“What recommendations would my classmates and I have for these teachers who want to implement blogging with their students?”

Anyone can blog, even 1st graders! I was thinking to myself that younger students could write short reflections on classwork or books they’ve been reading. It turns out that many teachers in the blogosphere have their kids do this, which I think is awesome.

“How has implementing technology helped me as a learner?”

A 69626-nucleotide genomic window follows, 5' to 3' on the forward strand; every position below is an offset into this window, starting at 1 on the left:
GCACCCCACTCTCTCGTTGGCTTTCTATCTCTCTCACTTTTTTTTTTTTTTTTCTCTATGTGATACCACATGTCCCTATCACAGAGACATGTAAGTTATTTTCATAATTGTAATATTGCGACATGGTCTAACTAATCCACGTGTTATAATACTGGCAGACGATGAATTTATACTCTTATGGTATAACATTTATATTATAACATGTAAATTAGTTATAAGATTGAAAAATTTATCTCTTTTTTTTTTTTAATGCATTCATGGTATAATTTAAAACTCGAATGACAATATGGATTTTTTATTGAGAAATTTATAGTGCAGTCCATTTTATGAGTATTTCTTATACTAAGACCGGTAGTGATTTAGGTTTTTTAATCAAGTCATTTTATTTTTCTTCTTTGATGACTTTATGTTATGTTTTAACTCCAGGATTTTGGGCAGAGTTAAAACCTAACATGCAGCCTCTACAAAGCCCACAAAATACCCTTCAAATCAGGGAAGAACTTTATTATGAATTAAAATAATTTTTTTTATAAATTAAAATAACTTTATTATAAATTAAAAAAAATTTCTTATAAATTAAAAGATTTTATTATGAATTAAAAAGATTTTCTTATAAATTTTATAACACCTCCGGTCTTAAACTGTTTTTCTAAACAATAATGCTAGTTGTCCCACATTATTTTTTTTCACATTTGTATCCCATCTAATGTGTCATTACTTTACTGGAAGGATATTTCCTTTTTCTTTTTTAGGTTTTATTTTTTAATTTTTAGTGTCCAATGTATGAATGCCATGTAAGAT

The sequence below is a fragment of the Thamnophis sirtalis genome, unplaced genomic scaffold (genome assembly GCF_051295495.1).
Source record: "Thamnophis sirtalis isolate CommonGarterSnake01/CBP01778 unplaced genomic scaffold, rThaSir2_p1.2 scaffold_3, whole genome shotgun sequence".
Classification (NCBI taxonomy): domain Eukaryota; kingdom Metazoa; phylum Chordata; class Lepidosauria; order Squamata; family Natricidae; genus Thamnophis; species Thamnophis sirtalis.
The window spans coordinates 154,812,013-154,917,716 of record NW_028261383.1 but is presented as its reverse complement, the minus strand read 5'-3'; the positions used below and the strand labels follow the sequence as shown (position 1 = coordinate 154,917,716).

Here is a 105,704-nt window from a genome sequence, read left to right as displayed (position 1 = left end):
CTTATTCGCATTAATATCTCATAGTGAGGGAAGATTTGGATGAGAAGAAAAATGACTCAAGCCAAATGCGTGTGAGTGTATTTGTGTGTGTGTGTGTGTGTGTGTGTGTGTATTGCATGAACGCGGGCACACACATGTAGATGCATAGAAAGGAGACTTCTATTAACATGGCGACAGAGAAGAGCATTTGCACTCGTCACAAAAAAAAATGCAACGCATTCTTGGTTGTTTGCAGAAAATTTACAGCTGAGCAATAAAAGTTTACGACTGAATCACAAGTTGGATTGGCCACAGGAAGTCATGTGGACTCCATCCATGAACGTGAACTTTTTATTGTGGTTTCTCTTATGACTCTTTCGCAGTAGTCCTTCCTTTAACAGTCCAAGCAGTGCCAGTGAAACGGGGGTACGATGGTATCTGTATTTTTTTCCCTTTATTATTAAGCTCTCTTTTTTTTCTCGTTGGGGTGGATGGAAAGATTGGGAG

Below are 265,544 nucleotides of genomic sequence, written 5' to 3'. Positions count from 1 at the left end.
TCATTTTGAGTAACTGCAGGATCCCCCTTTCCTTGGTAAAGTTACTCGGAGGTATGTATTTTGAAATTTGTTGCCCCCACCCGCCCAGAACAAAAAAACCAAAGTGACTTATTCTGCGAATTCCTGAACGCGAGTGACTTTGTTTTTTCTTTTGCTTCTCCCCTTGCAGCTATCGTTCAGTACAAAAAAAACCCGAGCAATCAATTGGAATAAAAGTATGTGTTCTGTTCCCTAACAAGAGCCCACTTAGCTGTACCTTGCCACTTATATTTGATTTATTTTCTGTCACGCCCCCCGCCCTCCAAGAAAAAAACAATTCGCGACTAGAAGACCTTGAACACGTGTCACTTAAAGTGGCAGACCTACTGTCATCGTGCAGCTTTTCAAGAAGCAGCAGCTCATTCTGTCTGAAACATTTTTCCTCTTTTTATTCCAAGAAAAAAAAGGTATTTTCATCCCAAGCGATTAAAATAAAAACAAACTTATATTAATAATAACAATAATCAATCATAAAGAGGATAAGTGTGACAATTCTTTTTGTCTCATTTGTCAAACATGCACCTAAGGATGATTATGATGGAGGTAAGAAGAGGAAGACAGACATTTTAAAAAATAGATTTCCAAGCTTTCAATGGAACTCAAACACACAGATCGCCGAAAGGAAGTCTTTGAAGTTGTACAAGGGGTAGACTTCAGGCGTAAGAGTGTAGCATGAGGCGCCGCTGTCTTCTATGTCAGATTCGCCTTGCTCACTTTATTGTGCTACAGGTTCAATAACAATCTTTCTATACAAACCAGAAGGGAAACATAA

I’ve definitely been able to collaborate on projects more efficiently. In today’s fast-paced world, efficiency is key to success. Using tools like Google Docs, Voicethread, and Google Hangout has also allowed me to communicate with students who come from different parts of the country with different approaches to projects and definitely different opinions on issues that I’ve never thought of. It’s kind of like having pen pals in the digital age…you learn so much about different environments and in the meantime help each other to grow as students.

“And what about online research — does the Internet contribute to academic dishonesty and how can students of all ages become better online researchers?”